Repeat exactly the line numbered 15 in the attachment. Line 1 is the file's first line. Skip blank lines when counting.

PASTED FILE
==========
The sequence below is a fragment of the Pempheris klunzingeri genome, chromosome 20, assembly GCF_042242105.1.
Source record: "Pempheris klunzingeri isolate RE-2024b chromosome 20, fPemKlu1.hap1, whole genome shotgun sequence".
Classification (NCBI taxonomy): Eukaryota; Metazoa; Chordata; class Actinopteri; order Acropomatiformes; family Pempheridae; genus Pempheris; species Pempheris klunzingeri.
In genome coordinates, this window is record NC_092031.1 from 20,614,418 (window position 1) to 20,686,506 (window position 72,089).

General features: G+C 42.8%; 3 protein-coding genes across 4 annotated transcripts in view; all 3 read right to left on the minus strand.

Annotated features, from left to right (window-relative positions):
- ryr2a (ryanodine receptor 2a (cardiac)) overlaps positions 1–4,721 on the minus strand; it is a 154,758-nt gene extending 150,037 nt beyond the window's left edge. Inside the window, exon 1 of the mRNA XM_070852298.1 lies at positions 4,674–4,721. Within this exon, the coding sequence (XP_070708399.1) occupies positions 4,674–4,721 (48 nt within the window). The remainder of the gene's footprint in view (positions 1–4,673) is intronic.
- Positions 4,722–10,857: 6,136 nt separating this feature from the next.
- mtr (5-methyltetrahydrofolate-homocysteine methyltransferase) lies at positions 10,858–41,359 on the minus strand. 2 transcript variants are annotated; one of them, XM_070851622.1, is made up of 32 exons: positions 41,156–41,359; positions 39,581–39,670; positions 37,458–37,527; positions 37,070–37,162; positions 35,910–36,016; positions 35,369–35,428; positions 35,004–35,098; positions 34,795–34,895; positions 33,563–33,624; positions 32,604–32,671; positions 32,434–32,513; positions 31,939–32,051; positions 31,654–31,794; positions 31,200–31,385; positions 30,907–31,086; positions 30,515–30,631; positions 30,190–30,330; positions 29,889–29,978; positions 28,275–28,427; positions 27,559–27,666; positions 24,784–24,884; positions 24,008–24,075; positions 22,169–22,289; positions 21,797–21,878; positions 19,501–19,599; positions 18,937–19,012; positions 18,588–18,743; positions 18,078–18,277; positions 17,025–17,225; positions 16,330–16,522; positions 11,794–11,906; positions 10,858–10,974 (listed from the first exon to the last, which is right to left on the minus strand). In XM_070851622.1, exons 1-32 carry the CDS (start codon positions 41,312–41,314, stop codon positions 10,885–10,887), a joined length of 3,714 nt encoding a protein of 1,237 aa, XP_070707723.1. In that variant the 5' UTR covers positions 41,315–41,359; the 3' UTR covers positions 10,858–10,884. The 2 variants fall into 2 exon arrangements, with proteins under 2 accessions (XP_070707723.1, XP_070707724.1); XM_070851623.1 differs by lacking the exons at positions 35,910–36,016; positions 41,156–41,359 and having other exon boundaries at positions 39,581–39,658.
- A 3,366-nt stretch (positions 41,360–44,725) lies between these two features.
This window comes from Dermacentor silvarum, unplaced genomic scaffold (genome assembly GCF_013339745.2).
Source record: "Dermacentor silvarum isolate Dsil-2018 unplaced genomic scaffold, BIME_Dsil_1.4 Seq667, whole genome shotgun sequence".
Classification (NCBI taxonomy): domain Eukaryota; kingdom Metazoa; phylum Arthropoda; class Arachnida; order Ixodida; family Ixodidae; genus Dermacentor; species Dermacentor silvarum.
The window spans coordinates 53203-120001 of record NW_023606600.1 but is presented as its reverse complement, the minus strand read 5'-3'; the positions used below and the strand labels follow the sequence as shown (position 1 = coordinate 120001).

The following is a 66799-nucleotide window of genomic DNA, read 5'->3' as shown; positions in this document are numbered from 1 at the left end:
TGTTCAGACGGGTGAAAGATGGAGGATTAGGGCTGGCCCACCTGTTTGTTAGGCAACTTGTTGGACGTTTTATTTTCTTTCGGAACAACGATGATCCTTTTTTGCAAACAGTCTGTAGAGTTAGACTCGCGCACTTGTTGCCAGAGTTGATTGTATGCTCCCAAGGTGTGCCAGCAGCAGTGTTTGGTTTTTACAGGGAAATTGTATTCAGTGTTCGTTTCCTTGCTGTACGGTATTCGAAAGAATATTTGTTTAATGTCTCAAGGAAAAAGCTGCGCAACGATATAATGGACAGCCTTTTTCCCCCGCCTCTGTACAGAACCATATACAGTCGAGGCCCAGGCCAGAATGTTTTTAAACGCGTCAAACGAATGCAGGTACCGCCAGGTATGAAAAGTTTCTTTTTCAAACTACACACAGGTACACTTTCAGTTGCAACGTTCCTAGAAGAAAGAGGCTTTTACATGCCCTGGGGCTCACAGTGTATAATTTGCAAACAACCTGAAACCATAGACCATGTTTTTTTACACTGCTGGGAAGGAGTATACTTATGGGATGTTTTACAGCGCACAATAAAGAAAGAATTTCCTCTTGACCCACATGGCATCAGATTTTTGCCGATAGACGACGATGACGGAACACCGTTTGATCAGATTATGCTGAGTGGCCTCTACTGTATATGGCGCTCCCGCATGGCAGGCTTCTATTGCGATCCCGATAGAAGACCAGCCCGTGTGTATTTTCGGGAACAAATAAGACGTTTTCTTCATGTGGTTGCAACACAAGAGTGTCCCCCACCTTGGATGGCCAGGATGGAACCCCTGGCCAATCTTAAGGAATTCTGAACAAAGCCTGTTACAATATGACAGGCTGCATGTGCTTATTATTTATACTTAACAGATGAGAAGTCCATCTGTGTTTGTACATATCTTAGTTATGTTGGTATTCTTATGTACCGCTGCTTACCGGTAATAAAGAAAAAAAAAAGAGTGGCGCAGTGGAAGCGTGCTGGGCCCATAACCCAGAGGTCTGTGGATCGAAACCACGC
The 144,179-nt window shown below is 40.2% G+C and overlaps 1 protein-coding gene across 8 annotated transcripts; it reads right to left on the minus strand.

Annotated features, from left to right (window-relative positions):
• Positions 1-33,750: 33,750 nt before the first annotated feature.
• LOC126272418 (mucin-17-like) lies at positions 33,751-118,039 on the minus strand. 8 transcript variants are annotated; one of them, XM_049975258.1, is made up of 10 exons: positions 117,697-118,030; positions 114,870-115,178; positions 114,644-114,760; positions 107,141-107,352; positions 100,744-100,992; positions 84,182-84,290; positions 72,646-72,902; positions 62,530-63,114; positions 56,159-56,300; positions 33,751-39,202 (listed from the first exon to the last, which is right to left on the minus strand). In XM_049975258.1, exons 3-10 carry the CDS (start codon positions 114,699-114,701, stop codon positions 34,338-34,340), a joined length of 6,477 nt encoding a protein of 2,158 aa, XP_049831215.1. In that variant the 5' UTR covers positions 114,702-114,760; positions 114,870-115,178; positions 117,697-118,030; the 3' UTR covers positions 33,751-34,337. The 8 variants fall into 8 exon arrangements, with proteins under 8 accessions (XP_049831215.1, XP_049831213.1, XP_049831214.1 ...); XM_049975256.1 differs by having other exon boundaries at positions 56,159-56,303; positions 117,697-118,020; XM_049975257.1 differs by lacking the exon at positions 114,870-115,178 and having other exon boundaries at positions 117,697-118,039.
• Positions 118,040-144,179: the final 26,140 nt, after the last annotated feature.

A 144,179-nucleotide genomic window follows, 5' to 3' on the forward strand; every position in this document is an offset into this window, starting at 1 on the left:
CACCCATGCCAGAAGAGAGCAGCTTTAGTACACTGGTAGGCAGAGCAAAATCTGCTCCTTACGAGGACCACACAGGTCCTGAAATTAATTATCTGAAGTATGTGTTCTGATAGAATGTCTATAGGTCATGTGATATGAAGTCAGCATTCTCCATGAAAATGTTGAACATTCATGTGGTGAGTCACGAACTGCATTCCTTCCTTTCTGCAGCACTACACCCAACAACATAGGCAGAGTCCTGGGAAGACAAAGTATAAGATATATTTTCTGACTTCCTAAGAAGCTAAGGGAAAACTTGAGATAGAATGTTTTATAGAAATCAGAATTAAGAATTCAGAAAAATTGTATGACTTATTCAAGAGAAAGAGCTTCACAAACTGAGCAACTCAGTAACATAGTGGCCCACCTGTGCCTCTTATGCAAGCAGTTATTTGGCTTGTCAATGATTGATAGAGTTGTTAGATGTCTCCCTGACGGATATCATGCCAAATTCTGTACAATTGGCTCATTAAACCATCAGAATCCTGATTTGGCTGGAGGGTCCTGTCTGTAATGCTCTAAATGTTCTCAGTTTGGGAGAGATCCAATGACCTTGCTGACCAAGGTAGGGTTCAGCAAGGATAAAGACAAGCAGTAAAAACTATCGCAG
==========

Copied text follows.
The following is a 66799-nucleotide window of genomic DNA, read 5'->3' as shown; positions in this document are numbered from 1 at the left end: